Hot dogs, laser beams and drone-based technologies abounded at the University of Arizona College of Engineering’s 2018 Engineering Design Day, but it was Team 17079’s “Laser-guided ankle positioning for total ankle arthroplasty” project that took home the first place Raytheon Award for Best Overall Design
University of Arizona College of Engineering seniors work on design projects each year, and many receive job offers as a result. Four graduates worked on projects that landed them right where they wanted to be.
Using less than a third of the money it would take to buy them off the shelf, five UA undergraduates constructed two telescopes for satellite observation — one of which will live in a once-abandoned observatory.
Art imitated life at the University of Arizona’s 15th annual Engineering Design Day. The biggest winner among the projects on display was a drone designed to do what bees do best.
The semiautonomous aerial vehicle, which was featured in a video, even sounded like a swarm of bees flying over Medjool date palm trees at a nursery in Yuma, Arizona. The team of seniors that built it won the Raytheon Award for Best Overall Design.
On May 1, teams of engineering students showed off the fruits from a year’s worth of work for Engineering Design Day.
One hundred and five different teams were tasked to design and/or construct prototypes and concepts of gadgets ranging from an anti-drone device to a tube that would help prevent choking in hospital patients.
They came. They presented. Out of more than 100-plus competing projects, Team 16062 won the top award for Best Overall Design for their drone-enabled Medjool date pollination system.
Members of the team say they’re now exploring the possibility of securing a patent for their project in the future.
Design Day is the culmination of the college’s Engineering Design Program, in which teams of five or six students spend an entire academic year taking sponsors’ projects from concept to reality.
This year sponsor Hermelinda Bristol recruited UA students, including biomedical engineering major Jason Keatseangsilp, to build an unpowered exoskeleton for her son Jeffrey, a UA junior in accounting with cerebral palsy.
Engineering affects virtually every aspect of our lives, and at the University of Arizona’s Engineering Design Day on May 1, more than 500 students intend to prove it.
The public is invited to see the displays in the Student Union Memorial Center Grand Ballroom and on the UA Mall from 11 a.m. until 4 p.m., and to attend the awards ceremony in the ballroom from 4 to 5:30 p.m., when industry sponsors will present more than $25,000 in cash prizes to project teams.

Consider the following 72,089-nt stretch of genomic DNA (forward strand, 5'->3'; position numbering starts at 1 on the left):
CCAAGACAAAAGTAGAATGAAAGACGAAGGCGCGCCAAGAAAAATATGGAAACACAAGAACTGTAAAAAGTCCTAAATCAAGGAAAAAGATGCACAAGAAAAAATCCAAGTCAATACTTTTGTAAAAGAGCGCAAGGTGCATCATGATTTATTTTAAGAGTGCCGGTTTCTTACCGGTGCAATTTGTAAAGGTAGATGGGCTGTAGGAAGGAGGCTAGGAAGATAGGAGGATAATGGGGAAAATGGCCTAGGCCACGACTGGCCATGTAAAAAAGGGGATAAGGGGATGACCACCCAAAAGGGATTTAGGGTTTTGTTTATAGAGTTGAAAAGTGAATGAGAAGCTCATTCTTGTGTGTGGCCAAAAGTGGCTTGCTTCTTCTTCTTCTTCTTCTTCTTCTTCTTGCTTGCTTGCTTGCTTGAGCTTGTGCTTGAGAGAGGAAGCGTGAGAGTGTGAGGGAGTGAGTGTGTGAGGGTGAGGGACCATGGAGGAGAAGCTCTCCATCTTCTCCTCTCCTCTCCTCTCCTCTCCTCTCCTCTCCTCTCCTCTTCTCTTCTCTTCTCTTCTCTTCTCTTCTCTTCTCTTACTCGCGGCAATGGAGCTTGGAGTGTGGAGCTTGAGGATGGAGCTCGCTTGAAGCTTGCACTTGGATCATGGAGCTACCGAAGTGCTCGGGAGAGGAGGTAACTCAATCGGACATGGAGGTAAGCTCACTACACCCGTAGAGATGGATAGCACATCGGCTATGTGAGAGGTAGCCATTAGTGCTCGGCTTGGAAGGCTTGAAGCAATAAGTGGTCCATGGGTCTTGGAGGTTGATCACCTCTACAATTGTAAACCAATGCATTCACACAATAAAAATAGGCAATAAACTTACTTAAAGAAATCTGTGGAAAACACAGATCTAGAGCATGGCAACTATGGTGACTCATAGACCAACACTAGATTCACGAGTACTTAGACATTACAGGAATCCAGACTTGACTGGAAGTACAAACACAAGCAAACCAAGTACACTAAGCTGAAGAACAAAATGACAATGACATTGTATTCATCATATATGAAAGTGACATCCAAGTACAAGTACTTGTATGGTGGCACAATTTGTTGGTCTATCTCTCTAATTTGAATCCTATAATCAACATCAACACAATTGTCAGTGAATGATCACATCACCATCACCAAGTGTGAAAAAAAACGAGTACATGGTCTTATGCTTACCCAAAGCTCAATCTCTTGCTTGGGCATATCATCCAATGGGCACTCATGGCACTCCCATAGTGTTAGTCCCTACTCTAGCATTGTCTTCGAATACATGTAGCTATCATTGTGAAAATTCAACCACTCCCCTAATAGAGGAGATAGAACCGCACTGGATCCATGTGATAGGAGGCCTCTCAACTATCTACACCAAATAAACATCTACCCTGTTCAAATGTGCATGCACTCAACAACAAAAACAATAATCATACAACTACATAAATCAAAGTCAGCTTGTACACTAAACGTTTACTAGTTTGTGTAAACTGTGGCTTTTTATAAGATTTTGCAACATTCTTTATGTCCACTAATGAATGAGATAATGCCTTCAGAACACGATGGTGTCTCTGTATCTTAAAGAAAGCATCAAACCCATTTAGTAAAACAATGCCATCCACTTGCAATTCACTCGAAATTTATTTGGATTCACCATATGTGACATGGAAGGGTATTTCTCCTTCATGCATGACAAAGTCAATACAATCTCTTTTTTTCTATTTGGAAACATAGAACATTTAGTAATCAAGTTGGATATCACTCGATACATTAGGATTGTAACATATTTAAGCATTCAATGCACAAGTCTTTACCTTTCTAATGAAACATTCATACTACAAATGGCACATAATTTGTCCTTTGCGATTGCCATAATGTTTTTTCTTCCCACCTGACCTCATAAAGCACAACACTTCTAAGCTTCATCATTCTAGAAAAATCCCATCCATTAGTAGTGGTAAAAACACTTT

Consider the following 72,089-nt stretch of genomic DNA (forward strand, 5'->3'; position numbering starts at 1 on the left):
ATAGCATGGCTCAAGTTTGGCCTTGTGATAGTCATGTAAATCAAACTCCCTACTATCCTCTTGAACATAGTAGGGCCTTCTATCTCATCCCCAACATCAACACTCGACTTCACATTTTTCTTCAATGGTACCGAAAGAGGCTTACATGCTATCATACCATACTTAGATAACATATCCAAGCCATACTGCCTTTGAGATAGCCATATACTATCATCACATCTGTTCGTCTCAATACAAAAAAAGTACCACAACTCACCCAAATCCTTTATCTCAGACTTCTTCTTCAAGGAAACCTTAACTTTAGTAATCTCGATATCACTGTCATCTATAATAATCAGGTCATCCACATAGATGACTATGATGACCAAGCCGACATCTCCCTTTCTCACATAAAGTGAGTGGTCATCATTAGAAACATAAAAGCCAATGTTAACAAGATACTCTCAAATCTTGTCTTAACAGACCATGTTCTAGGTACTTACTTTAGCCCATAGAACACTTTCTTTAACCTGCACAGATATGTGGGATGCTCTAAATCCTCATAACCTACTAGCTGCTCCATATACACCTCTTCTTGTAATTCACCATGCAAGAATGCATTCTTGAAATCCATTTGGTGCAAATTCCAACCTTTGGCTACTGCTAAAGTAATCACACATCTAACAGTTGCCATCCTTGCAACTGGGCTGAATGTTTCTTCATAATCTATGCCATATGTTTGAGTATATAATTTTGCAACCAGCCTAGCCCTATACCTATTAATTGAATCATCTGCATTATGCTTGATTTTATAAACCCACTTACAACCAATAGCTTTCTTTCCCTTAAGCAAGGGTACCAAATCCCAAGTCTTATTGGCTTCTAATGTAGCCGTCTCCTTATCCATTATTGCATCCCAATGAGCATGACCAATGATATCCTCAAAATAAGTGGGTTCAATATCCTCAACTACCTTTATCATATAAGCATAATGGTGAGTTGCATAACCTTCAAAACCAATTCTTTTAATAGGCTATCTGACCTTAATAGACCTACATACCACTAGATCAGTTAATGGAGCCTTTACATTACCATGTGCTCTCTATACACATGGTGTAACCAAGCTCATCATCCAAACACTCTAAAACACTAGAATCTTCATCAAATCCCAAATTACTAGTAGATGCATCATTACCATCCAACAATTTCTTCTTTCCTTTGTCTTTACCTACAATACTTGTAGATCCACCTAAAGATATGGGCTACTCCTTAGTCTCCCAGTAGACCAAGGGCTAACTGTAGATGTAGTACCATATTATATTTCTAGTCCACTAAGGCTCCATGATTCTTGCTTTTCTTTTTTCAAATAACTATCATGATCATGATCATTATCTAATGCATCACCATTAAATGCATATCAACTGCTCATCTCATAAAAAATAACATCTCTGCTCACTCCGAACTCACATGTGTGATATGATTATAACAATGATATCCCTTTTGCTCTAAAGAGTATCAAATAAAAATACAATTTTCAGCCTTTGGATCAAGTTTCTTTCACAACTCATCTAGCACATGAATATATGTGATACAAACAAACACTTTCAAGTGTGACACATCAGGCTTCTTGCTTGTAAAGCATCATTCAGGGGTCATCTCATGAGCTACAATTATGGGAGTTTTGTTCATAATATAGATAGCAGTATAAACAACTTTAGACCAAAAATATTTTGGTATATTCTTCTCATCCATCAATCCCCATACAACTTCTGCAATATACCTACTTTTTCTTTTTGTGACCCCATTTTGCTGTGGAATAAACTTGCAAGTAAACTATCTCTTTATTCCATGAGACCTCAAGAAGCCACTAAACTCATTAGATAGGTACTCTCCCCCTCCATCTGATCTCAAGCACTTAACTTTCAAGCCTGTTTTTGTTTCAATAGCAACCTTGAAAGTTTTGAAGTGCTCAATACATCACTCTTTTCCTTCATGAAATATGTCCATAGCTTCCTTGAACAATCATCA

Students at the University of Arizona are teaming up with a former state trooper to develop a service to help people in need and the first responders who care for them during an emergency.
Vijilis is designed to coordinate resources and service providers during an emergency, to clear the scene of a crash or other emergency more quickly, in hopes of reducing the chance of a secondary crash.
Team 16040, a group of five seniors with various engineering specializations, signed on to turn the idea of Vijilis into usable software.
Engineering Design Program project sponsor CardioSpark hopes to ease the grim statistics surrounding sudden cardiac arrest by placing networked automated external defibrillators, or AEDs, in Southern Arizona neighborhoods.
CardioSpark has solicited help from several teams of seniors “to help us flesh out the technology that is key to making our network viable and effective,” said Tom Colberg, CardioSpark’s chief executive officer.
Some of the people likely to be making our lives better, or easier, or safer showed off their projects on Tuesday.
It was the 14th Engineering Design Day for 500 University of Arizona engineering students.
The seniors have spent all year on several projects they hope someday will improve our quality of life.
“It’s hard to find an event that incorporates space suits, crossbows, micro-brewing and cancer biology — but the tired engineers who worked on these technical marvels are happy to share.”
The Arizona Daily Star delves deep into the diverse offerings of UA Engineering Design Day 2016.
KVOA interviews Ara Arabyan, director of the Engineering Clinic, at Design Day 2016.
“The projects are sponsored and requested by companies,” he said. “It gives them a chance to meet employers and … get jobs when they graduate.”
Tucson News Now talks to graduating senior Alyssa Hom at Design Day 2016 about Caterpillar’s choice to move its mining division to Tucson – and what it might mean for her employment prospects.
The company sponsored Team 15052 and assisted Team 15103.
“This is the biggest event of the year,” Arabyan, director of the UA Engineering Clinic, said to the Arizona Daily Wildcat.
He said the event is a university-industry partnership—it not only provides undergraduate engineers with a real-life design experience, but also gives companies a fresh perspective from a team of graduating engineers.
“For the 500 engineering seniors competing in the 14th Engineering Design Day at the University of Arizona, the stakes are high.”
UANews invites the public to join the College of Engineering on May 3!
“If you were due for a heavy dose of ingenuity, the University of Arizona was the place to be yesterday as more than 350 Engineering students displayed and demoed the results of their year-long senior projects.”
Arizona Engineer covered this year’s Engineering Design Day!
The University of Arizona wrote a great story about EquiSight, a new helmet-mounted camera that captures the excitement of horseracing from the jockey’s perspective.
The product was developed as an interdisciplinary senior design project in 2012.